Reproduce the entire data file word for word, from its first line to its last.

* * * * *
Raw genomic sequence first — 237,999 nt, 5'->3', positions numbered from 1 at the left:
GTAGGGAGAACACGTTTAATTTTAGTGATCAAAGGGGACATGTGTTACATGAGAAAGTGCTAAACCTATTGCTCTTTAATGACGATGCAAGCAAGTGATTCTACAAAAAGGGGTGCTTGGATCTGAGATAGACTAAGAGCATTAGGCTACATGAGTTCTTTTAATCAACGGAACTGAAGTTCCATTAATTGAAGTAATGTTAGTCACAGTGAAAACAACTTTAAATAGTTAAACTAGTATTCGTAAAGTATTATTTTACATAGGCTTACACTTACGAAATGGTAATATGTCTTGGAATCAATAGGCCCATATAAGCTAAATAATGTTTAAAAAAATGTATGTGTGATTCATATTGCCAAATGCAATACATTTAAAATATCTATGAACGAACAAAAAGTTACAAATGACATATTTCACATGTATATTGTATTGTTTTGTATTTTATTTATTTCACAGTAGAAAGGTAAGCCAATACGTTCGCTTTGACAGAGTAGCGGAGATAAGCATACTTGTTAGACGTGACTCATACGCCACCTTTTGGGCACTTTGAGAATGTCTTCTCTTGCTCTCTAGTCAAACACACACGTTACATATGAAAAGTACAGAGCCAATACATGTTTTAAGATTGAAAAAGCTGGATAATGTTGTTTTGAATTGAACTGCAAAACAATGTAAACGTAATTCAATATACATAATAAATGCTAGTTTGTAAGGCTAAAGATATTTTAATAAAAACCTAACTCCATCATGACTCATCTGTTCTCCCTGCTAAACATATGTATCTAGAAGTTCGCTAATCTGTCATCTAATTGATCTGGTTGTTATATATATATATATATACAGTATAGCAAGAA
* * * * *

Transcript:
Raw genomic sequence first — 237,999 nt, 5'->3', positions numbered from 1 at the left:
GTAGGGAGAACACGTTTAATTTTAGTGATCAAAGGGGACATGTGTTACATGAGAAAGTGCTAAACCTATTGCTCTTTAATGACGATGCAAGCAAGTGATTCTACAAAAAGGGGTGCTTGGATCTGAGATAGACTAAGAGCATTAGGCTACATGAGTTCTTTTAATCAACGGAACTGAAGTTCCATTAATTGAAGTAATGTTAGTCACAGTGAAAACAACTTTAAATAGTTAAACTAGTATTCGTAAAGTATTATTTTACATAGGCTTACACTTACGAAATGGTAATATGTCTTGGAATCAATAGGCCCATATAAGCTAAATAATGTTTAAAAAAATGTATGTGTGATTCATATTGCCAAATGCAATACATTTAAAATATCTATGAACGAACAAAAAGTTACAAATGACATATTTCACATGTATATTGTATTGTTTTGTATTTTATTTATTTCACAGTAGAAAGGTAAGCCAATACGTTCGCTTTGACAGAGTAGCGGAGATAAGCATACTTGTTAGACGTGACTCATACGCCACCTTTTGGGCACTTTGAGAATGTCTTCTCTTGCTCTCTAGTCAAACACACACGTTACATATGAAAAGTACAGAGCCAATACATGTTTTAAGATTGAAAAAGCTGGATAATGTTGTTTTGAATTGAACTGCAAAACAATGTAAACGTAATTCAATATACATAATAAATGCTAGTTTGTAAGGCTAAAGATATTTTAATAAAAACCTAACTCCATCATGACTCATCTGTTCTCCCTGCTAAACATATGTATCTAGAAGTTCGCTAATCTGTCATCTAATTGATCTGGTTGTTATATATATATATATATACAGTATAGCAAGAA